The values can be changed by explicitly appending memory, cpus and cache_size attributes with their appropriate values in the vSphere module declared either in the examples/s3filegateway-vmware/ or in your own custom Terraform file.

As an example :

module "vsphere" {
source     = "aws-ia/storagegateway/aws//modules/vmware-sgw"
datastore  = var.datastore
datacenter = var.datacenter
network    =
cluster    = var.cluster
host       =
name       = "my-s3filegateway"
memory     = "65536"
cpus       = "16"
cache_size = "300"

For more information on the Storage Gateway vCPU and RAM sizing and requirements, consult this documentation page. To learn more about cache sizing, refer to this documentation.


Note that versioning is set to false by default for the S3 bucket created in this example for the SMB file share. It is because when a file is written to the File Gateway by an SMB client, the File Gateway uploads the file’s data to Amazon S3 followed by its metadata (ownerships, timestamps, and so on). Uploading the file data creates an S3 object, and uploading the metadata for the file updates the metadata for the S3 object. This process creates another version of the object, resulting in two versions of an object. If S3 Versioning is enabled, both versions are stored. Therefore enabling S3 Versioning can increase storage costs within Amazon S3. See here for further information on whether S3 Versioning is right for your workload.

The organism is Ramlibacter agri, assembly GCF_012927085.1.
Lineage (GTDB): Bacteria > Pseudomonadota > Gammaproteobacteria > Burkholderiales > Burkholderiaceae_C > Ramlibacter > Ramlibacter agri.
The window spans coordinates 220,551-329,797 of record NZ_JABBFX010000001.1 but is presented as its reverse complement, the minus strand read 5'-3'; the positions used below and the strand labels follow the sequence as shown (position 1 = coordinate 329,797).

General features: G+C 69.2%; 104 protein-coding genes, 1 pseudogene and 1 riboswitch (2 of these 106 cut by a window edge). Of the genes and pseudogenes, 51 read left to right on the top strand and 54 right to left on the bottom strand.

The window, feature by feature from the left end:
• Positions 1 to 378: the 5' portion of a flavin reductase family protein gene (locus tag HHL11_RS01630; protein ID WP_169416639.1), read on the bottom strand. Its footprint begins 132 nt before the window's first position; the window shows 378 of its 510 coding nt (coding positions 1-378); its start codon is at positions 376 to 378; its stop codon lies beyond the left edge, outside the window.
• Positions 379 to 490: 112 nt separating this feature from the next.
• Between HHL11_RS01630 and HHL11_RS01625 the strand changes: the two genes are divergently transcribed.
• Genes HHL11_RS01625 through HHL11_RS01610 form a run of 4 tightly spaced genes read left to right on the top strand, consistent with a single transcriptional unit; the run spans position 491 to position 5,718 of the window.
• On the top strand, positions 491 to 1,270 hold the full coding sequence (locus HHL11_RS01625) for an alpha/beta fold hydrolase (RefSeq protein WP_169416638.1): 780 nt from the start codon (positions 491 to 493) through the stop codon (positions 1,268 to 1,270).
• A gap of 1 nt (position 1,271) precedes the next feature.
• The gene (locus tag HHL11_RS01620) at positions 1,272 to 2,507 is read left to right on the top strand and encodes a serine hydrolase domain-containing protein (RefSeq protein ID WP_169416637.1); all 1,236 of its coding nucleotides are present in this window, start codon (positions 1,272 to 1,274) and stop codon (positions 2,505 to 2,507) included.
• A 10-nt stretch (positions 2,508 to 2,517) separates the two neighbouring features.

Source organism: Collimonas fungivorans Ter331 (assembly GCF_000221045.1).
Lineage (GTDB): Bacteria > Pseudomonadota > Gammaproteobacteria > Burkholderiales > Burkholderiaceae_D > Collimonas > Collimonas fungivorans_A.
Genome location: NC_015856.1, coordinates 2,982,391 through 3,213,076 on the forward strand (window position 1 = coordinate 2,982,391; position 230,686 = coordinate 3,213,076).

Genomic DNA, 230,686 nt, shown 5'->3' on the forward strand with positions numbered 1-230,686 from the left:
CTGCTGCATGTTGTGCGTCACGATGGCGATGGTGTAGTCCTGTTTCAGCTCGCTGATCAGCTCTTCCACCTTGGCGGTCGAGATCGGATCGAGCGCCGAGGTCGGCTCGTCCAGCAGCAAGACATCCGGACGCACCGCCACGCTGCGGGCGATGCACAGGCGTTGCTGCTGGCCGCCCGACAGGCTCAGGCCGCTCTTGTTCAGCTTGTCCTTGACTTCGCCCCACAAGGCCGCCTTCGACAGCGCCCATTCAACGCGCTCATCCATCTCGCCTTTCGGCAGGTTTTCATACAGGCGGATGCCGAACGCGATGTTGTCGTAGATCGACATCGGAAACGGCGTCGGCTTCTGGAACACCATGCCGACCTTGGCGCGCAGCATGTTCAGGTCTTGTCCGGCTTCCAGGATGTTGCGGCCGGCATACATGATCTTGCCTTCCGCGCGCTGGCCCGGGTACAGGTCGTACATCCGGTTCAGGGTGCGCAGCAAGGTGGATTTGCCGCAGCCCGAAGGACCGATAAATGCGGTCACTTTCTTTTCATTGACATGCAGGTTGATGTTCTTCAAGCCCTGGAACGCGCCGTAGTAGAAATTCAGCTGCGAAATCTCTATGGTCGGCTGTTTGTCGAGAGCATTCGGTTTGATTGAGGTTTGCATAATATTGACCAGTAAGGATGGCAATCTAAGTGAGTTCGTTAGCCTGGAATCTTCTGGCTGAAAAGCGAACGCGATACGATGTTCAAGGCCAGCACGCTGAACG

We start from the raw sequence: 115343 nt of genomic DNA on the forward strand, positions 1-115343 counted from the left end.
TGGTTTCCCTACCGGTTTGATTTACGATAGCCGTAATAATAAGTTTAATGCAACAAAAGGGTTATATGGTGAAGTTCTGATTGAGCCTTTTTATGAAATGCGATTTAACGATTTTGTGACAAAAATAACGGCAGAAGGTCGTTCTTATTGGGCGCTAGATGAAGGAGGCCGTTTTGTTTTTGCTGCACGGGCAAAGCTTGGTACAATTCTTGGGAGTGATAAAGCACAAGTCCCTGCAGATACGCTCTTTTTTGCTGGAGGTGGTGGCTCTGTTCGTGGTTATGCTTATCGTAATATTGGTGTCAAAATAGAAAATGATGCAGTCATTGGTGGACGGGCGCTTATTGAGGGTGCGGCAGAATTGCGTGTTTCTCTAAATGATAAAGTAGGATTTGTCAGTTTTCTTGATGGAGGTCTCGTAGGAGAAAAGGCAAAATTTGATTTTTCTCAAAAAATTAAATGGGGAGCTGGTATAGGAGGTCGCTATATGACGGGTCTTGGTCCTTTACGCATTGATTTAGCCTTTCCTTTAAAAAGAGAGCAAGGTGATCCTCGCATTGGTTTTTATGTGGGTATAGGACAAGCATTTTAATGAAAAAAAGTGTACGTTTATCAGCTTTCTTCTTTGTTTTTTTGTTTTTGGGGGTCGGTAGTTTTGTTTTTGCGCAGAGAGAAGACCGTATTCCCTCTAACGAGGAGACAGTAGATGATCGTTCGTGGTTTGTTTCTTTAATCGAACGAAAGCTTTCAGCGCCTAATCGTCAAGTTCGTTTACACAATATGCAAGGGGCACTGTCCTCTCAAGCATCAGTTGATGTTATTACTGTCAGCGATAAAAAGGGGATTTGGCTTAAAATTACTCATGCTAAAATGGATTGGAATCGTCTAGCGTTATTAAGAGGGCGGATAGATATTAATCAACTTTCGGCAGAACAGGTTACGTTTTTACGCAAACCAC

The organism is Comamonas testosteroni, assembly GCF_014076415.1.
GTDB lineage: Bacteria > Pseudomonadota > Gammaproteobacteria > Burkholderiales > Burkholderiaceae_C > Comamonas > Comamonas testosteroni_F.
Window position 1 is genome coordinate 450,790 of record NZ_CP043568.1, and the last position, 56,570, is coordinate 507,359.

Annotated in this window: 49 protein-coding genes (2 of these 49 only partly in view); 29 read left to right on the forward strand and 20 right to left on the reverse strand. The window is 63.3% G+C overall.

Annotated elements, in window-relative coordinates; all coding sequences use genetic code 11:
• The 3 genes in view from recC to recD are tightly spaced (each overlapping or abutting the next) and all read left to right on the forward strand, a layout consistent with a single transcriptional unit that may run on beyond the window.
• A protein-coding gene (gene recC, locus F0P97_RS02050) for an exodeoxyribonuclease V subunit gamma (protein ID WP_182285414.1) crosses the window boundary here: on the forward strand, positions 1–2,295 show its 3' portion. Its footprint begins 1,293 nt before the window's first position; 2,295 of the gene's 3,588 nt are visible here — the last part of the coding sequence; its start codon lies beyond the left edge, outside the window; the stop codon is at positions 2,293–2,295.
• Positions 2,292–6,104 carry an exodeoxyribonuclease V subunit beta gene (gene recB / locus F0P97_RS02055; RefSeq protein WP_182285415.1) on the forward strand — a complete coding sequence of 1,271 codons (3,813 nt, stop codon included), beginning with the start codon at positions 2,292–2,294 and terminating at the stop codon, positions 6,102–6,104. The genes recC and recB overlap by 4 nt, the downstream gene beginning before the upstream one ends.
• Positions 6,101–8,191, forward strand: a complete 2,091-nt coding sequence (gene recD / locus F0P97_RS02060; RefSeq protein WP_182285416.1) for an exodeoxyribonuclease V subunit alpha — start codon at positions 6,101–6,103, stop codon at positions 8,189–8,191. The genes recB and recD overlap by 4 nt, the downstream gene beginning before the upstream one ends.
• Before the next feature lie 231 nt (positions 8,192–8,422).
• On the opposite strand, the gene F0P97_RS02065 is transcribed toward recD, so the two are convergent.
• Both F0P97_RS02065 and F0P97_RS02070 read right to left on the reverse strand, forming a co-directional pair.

In this blog we discussed how to leverage IaC using Terraform by HashiCorp to deploy a VMware based Amazon S3 File Gateway within minutes and at scale. We performed the following within your hybrid environment: deployed an AWS Storage Gateway VMware VM, activated your AWS Storage Gateway within AWS, joined the gateway to your Active Directory domain, created an Amazon S3 bucket, and created an SMB file share that is ready to be mounted by a client.

By automating the deployment you can speed up time to deploy, increase administrator efficiency, as well as avoid common mistakes. Here you can find the Storage Gateway Terraform Module in the Terraform Registry. You will have the ability to customize this module to suit your environment, and to aid you in scaling your gateway deployments across your organization.

For more information and to learn more about AWS Storage Gateway see the following:

Prabir Sekhri

Prabir Sekhri

Prabir Sekhri is a Senior Solutions Architect at AWS in the enterprise financial services sector. During his career, he has focused on digital transformation projects within large companies in industries as diverse as finance, multimedia, telecommunications as well as the energy and gas sectors. His background includes DevOps, security, and designing & architecting enterprise storage solutions such as those from Dell EMC, NetApp, and IBM. Besides technology, Prabir has always been passionate about playing music. He leads a jazz ensemble in Montreal as a pianist, composer and arranger.

Ed Laura

Ed Laura

Ed Laura is a Hybrid Storage, Edge, and Data Transfer Solutions Architect at AWS. He is excited about helping customers leverage AWS to overcome their storage challenges. He has 15 years experience in Infrastructure Solution Architecture across various industries such as Healthcare, Life Sciences, Financial Services, Media and Entertainment, and Manufacturing. In his free time, he enjoys hockey, adventuring outdoors, biking and hiking with his two dogs.